3M (NYSE:MMM) is a company I've been watching for years. Its valuations continue an upward march, however.
It makes sense, considering it's arguably one of the better businesses out there, and definitely one of the elite industrials.
Above-Average Return on Invested Capital
3M earns wide economic profits, and has for years. I built the below model to illustrate this, using data from the firm's financial statements:
Its return on invested capital, or ROIC, easily exceeds its weighted average cost of capital, or WACC. This is the hallmark of a wide-moat business.
I'd also like to adjust for off-balance sheet operating leases, which I'll cover in the next section.
Operating Leases: Off the Books, But Still There...
I located 3M's operating lease obligations in the notes to its financial statements. The notes also provided its capital leases. This allowed me to calculate the internal rate of return for its capital leases, and then use this as the discount rate for its operating leases.
With this estimate in hand, I then inserted it into 3M's overall capital base to arrive at an adjusted debt-to-equity ratio.
We can see (at least by my estimates) that the leases have little effect on the company's overall debt to equity mix, but what about its ROIC?
Adjusting Return on Invested Capital
With an updated capital base, the denominator in the ROIC equation, we now need to calculate the numerator, net operating profit after tax, or NOPAT. The first step involves operating profit, or EBIT.
Now that we have an adjusted EBIT number accounting for the operating leases, we can account for taxes and divide NOPAT by the firm's adjusted capital base.
ROIC takes a slight hit, but not by a material amount. I'd say with confidence that 3M is a superior operation that earns wide economic profits, even after considering its off-balance sheet leases, therefore.
The Equity Slice Comes Next
I also wanted to analyze 3M's return on equity, or ROE. I did this by creating a DuPont analysis to break ROE down into five pieces over the last three years.
While 3M's ROE looks impressive at almost 50%, it's also highly magnified by financial leverage. Margins have also improved, however, making up for the deteriorating asset turnover.
The company's sales have been clipped by negative currency headwinds, which could explain the deterioration. Negative forex issues have also affected the firm's balance sheet, which, coupled with the extensive buybacks over the years, has contributed to its shrinking overall equity despite increasing retained earnings.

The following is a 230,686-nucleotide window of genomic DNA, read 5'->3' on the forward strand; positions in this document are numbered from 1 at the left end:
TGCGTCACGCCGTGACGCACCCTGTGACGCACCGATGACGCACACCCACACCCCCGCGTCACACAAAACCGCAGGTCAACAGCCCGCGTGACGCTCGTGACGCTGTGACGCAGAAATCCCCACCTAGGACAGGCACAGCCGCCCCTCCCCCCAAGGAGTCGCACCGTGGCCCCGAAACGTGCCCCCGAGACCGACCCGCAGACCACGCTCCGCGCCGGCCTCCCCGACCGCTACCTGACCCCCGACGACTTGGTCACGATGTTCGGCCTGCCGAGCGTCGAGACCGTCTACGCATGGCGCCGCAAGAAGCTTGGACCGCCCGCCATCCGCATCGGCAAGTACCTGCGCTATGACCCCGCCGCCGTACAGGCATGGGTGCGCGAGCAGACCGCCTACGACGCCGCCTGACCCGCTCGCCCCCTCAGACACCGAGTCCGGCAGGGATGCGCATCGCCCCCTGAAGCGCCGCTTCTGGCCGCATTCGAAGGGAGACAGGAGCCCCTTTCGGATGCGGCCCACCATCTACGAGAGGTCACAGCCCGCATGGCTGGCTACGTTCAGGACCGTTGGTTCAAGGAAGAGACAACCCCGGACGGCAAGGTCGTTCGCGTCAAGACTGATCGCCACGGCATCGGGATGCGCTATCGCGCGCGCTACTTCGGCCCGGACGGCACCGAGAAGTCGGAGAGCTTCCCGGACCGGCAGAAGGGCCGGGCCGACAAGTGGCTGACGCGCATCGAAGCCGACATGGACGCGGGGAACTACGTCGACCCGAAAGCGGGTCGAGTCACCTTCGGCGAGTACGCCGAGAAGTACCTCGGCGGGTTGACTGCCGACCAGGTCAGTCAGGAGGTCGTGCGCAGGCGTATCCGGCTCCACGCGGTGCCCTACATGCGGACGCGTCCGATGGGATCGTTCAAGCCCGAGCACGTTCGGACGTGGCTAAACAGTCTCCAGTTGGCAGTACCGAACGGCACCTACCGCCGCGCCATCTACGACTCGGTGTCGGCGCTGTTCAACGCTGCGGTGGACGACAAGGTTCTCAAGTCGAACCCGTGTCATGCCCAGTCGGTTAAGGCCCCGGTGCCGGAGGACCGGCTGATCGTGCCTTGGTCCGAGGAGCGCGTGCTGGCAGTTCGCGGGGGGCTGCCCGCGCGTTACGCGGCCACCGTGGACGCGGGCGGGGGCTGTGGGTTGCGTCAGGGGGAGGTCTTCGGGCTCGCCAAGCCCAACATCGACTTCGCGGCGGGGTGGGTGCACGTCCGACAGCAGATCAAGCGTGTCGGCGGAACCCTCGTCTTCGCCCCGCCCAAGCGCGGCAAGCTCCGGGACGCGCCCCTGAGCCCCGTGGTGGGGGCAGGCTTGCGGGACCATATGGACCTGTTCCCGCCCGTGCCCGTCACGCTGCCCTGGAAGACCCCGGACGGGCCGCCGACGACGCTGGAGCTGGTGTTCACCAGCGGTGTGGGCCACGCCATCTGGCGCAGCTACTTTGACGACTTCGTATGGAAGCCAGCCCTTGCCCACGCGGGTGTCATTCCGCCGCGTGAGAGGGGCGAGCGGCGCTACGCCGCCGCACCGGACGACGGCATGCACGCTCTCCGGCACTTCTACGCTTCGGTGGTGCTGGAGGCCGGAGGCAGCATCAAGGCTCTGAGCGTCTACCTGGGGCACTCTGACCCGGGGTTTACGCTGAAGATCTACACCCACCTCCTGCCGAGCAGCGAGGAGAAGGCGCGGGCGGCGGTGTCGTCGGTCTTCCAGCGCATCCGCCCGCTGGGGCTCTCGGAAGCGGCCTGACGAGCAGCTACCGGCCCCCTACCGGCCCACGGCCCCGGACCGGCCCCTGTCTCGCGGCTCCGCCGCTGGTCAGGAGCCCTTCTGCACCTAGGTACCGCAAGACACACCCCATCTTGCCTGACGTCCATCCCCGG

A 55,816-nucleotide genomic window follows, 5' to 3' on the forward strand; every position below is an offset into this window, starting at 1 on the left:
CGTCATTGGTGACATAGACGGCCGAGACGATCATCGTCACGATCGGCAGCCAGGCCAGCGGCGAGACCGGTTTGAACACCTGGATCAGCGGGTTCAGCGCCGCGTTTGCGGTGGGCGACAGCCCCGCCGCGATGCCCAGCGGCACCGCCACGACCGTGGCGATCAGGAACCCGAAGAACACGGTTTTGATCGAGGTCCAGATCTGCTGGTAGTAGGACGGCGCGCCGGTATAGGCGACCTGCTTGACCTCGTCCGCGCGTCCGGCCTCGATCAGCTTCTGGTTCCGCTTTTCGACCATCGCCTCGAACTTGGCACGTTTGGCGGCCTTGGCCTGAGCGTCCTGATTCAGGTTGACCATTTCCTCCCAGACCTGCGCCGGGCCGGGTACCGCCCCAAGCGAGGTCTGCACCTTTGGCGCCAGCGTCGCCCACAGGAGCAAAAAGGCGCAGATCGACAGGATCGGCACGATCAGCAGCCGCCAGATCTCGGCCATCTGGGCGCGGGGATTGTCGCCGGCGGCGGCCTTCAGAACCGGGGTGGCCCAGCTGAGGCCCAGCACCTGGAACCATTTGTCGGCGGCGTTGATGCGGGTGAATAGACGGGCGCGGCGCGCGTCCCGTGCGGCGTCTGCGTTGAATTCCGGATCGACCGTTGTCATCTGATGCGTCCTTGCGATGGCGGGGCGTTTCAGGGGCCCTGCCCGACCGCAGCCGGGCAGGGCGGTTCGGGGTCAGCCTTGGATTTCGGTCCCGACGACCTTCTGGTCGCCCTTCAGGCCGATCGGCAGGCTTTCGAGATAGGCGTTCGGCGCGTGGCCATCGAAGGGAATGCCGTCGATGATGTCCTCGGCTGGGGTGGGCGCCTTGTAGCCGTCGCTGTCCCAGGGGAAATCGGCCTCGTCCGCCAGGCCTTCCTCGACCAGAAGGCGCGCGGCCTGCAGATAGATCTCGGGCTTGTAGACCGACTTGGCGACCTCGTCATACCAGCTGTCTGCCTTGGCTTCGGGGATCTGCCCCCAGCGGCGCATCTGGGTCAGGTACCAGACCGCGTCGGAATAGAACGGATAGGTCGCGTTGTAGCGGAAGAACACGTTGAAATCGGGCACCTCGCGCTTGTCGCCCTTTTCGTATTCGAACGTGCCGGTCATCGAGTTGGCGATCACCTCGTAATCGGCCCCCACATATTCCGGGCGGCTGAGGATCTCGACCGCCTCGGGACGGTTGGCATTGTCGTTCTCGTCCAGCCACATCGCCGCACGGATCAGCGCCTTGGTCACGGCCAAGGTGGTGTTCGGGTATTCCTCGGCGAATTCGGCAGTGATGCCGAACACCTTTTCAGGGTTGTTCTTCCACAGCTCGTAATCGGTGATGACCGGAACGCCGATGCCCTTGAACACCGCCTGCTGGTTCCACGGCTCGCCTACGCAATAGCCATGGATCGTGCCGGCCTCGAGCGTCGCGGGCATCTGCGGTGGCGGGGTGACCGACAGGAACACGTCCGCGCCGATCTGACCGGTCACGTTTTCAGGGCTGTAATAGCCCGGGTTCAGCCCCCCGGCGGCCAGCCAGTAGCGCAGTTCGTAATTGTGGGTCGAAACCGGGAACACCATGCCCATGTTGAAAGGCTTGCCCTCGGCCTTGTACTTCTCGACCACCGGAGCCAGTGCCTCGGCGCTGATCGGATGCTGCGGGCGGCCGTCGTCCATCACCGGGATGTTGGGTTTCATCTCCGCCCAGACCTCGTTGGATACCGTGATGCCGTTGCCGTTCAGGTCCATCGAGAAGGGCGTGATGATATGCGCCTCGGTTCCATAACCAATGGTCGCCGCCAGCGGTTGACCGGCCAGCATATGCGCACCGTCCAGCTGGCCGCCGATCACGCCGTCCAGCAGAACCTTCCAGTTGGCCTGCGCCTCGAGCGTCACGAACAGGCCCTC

MMM Shareholders Equity (Annual) data by YCharts
The declining equity has in turn magnified ROE with large amounts of leverage, but this could reverse if the dollar eventually normalizes relative to other currencies.
3M is one of my favorite businesses, but unfortunately everyone knows it's great and it's priced accordingly. I'll continue to monitor the business and wait for an entry price I like, but I won't hold my breath. The company just bumped its dividend by 6%, and seems to be perennially firing on all cylinders.
Based on today's price, shares are trading at roughly 20.5 to 21.5 times management's earnings per share guidance for 2017. That puts my desired (and highest) buy range in the low $150s, which would be somewhere around 18 times those estimates. I'd love shares in the mid-$140s, though I doubt I'll see those prices any time soon (if ever), especially without a broad market correction.
If you enjoyed this article and would like to receive further updates and articles in the future, please feel free to hit the "Follow" button at the top of the page next to the author's name.
Disclosure: I/we have no positions in any stocks mentioned, and no plans to initiate any positions within the next 72 hours.
I wrote this article myself, and it expresses my own opinions. I am not receiving compensation for it (other than from Seeking Alpha). I have no business relationship with any company whose stock is mentioned in this article.
Additional disclosure: Articles I write for Seeking Alpha represent my own personal opinion and should not be taken as professional investment advice. I am not a registered financial adviser. Due diligence and/or consultation with your investment adviser should be undertaken before making any financial decisions, as these decisions are an individual's personal responsibility.